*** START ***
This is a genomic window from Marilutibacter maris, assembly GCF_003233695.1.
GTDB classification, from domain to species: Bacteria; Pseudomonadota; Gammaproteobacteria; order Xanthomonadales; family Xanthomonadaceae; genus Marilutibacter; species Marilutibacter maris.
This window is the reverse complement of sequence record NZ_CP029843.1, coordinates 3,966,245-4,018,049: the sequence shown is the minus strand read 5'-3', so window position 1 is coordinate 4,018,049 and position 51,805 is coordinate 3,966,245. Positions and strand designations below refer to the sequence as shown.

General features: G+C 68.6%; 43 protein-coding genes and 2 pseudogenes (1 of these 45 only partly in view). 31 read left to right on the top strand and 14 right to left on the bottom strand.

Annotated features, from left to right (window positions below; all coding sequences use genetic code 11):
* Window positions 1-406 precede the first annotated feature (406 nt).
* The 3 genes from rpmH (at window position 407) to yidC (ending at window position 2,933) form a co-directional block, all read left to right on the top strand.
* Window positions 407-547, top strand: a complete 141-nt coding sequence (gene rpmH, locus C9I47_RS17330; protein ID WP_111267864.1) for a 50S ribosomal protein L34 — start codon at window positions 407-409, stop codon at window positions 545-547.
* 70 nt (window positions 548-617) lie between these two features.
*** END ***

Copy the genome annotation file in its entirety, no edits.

This is a genomic window from Marilutibacter maris, assembly GCF_003233695.1.
GTDB classification, from domain to species: Bacteria; Pseudomonadota; Gammaproteobacteria; order Xanthomonadales; family Xanthomonadaceae; genus Marilutibacter; species Marilutibacter maris.
This window is the reverse complement of sequence record NZ_CP029843.1, coordinates 3,966,245-4,018,049: the sequence shown is the minus strand read 5'-3', so window position 1 is coordinate 4,018,049 and position 51,805 is coordinate 3,966,245. Positions and strand designations below refer to the sequence as shown.

General features: G+C 68.6%; 43 protein-coding genes and 2 pseudogenes (1 of these 45 only partly in view). 31 read left to right on the top strand and 14 right to left on the bottom strand.

Annotated features, from left to right (window positions below; all coding sequences use genetic code 11):
* Window positions 1-406 precede the first annotated feature (406 nt).
* The 3 genes from rpmH (at window position 407) to yidC (ending at window position 2,933) form a co-directional block, all read left to right on the top strand.
* Window positions 407-547, top strand: a complete 141-nt coding sequence (gene rpmH, locus C9I47_RS17330; protein ID WP_111267864.1) for a 50S ribosomal protein L34 — start codon at window positions 407-409, stop codon at window positions 545-547.
* 70 nt (window positions 548-617) lie between these two features.